Thank you, Sister Mary Gabriel. In contrast to Sister Patricia’s exuberant style, Sister Gabriel was quiet and serene. She taught high school French, which actually comes in handy sometimes when I encounter a new word and can break down its parts to understand its meaning. It definitely did not come in handy when I actually traveled to France, because they talk so fast and I’d learned so little, so long ago. Still, I am grateful for what Sister Gabriel was able to pack into my brain.

Thank you, Sister Mary Simplicia. Sister Simplicia made simple the world of home economics. I confess, I no longer iron in long steady strokes as she taught; but thanks to her, I can sauté and poach and blanch and sear and create a roux. It was in her class that I had my only experience with a sewing machine.

Thank you, Sister Mary Sophia. She taught science — and I was a lover of words, not a lover of math and science, so I was intimidated by the things going on in her science lab. Under Sister Sophia’s tutelage, I did manage to pass Biology, though, so there’s that.

Thank you, Sister Mary Bonaventure. Oh, poor Sister Bonaventure, how the students teased you — calling you “Bonnie” behind your back. You were faithful to your mission and to all of us.

Thank you, Sister Mary Virgiline. Sister Virgiline was our soft-spoken high school principal, gloved in velvet, not iron. She’d visit our classrooms personally when there was news to share, when we needed encouragement, when she wanted to thank us for a job well done.

Thank you, Sister Mary Edward. Of all the Sisters who taught me, more than any, it was Sister Edward who shaped my life in a concrete way. Sister Edward was the journalism moderator, and it was she who pulled me out of the classroom to ask whether I’d join the staff of the school newspaper, The Cabrin. It was there that I met (woo hoo!) my future husband, and there that I formed lifelong friendships. My husband Jerry was co-editor of The Cabrin in his senior year; I was editor the following year, walking away from high school with a special “Journalist of the Year” trophy. Sister Edward, in addition to cracking the whip and getting us inexperienced writers to meet the printer’s deadline, taught the essentials of good writing: how to craft a lede, put the heavy details in the first sentence, then explain in greater depth in the story. How to sharpen text, using a strong verb and remaining, where possible, in the active tense. She demonstrated the difference between a news story and a feature. Under her tutelage, we learned layout and always faced photos toward the center of the page.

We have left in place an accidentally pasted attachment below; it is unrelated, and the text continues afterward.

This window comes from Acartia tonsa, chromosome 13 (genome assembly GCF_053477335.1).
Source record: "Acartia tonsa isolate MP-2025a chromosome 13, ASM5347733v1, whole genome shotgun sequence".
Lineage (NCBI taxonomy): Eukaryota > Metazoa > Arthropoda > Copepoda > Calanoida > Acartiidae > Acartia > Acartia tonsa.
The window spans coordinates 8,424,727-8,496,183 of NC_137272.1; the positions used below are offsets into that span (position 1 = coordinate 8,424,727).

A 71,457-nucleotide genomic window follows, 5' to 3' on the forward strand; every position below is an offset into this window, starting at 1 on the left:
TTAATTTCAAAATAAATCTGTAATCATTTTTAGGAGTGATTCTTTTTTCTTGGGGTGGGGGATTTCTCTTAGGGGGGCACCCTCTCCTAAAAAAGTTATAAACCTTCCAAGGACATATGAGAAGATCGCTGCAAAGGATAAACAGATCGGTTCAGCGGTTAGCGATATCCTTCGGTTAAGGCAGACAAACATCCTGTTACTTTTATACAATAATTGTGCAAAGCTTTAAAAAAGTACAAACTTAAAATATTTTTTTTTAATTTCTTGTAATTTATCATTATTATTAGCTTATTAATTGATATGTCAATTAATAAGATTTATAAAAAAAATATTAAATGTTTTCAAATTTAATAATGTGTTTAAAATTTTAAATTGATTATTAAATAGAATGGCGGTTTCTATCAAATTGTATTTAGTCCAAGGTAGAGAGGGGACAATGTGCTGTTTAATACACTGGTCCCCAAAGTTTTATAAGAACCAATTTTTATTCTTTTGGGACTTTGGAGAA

I’m pretty sure, despite this long list, that I’m forgetting someone who touched my heart and changed my world. Some were strict, some wore smiles more than they did frowns; but all were trying to help us to understand the Faith and its meaning in our lives. They were stalwart, dedicated to helping us grow in knowledge and virtue and faith. Some achieved that noble goal with smiles and hugs, others with a ruler; but always, with affection. I may not list here all of the sisters who influenced me long ago, but God knows. May he welcome them, the brides of Christ, to an eternity in his presence.

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Folk singer Michael Smith remembers, too. Here, one of my favorite folk songs: “Sister Clarissa.”